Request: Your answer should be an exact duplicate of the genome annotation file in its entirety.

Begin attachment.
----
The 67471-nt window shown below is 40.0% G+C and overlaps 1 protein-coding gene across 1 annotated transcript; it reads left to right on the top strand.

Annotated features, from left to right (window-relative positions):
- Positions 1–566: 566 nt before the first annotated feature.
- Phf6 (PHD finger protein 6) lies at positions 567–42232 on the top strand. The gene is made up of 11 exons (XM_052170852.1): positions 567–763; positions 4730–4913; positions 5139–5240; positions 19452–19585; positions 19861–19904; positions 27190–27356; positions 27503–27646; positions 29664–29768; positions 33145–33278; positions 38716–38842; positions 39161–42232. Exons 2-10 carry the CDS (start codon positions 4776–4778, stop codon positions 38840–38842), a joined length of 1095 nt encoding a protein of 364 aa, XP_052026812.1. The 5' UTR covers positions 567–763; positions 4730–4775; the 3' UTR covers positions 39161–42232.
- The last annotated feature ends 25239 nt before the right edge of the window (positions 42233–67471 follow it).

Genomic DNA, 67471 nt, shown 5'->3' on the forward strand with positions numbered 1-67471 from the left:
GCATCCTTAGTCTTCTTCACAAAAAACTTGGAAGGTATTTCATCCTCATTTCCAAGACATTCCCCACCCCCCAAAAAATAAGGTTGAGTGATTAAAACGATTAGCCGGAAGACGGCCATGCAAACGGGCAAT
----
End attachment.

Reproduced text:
The 67471-nt window shown below is 40.0% G+C and overlaps 1 protein-coding gene across 1 annotated transcript; it reads left to right on the top strand.

Annotated features, from left to right (window-relative positions):
- Positions 1–566: 566 nt before the first annotated feature.
- Phf6 (PHD finger protein 6) lies at positions 567–42232 on the top strand. The gene is made up of 11 exons (XM_052170852.1): positions 567–763; positions 4730–4913; positions 5139–5240; positions 19452–19585; positions 19861–19904; positions 27190–27356; positions 27503–27646; positions 29664–29768; positions 33145–33278; positions 38716–38842; positions 39161–42232. Exons 2-10 carry the CDS (start codon positions 4776–4778, stop codon positions 38840–38842), a joined length of 1095 nt encoding a protein of 364 aa, XP_052026812.1. The 5' UTR covers positions 567–763; positions 4730–4775; the 3' UTR covers positions 39161–42232.
- The last annotated feature ends 25239 nt before the right edge of the window (positions 42233–67471 follow it).

Genomic DNA, 67471 nt, shown 5'->3' on the forward strand with positions numbered 1-67471 from the left:
GCATCCTTAGTCTTCTTCACAAAAAACTTGGAAGGTATTTCATCCTCATTTCCAAGACATTCCCCACCCCCCAAAAAATAAGGTTGAGTGATTAAAACGATTAGCCGGAAGACGGCCATGCAAACGGGCAAT